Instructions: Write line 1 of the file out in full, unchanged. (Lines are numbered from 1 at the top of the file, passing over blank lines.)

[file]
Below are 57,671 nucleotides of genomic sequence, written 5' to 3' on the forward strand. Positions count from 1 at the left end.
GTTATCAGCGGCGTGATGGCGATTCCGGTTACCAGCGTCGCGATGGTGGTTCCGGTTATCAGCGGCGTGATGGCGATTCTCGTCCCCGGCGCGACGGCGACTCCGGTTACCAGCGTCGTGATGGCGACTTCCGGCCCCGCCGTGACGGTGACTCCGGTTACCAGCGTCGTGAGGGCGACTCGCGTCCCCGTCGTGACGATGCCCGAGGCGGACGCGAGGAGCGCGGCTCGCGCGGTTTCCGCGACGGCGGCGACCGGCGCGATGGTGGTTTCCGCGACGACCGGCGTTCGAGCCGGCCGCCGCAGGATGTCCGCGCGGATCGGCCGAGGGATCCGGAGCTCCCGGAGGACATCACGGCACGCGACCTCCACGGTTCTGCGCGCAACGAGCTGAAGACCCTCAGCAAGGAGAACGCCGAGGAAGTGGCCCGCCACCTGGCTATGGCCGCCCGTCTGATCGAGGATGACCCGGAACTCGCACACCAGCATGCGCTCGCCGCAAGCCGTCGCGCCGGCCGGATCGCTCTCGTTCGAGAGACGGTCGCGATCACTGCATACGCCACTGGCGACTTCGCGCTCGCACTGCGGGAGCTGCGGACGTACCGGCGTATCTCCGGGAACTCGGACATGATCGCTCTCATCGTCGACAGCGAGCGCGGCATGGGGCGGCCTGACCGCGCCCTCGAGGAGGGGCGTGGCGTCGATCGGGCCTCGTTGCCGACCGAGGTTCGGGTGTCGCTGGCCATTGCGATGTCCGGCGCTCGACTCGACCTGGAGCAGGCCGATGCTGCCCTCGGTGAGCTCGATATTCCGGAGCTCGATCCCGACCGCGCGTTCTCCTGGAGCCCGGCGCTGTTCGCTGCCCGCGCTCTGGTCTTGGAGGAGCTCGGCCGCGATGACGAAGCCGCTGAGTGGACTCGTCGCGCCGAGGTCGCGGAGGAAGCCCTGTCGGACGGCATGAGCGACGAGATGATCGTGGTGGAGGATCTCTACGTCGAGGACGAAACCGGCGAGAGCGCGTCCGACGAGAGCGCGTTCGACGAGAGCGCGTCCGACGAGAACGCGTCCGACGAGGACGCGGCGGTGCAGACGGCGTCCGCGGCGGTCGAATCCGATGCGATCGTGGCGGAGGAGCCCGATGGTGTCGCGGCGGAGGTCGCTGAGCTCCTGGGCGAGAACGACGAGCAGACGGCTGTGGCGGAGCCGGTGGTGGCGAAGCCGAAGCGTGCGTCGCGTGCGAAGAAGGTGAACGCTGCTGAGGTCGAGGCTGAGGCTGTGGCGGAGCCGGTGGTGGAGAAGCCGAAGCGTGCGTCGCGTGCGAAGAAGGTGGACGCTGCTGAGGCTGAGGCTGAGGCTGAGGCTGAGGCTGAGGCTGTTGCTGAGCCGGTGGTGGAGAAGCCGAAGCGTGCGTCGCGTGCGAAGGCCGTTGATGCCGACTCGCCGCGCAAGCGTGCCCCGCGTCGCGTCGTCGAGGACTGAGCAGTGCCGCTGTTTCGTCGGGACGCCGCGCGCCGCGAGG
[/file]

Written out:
Below are 57,671 nucleotides of genomic sequence, written 5' to 3' on the forward strand. Positions count from 1 at the left end.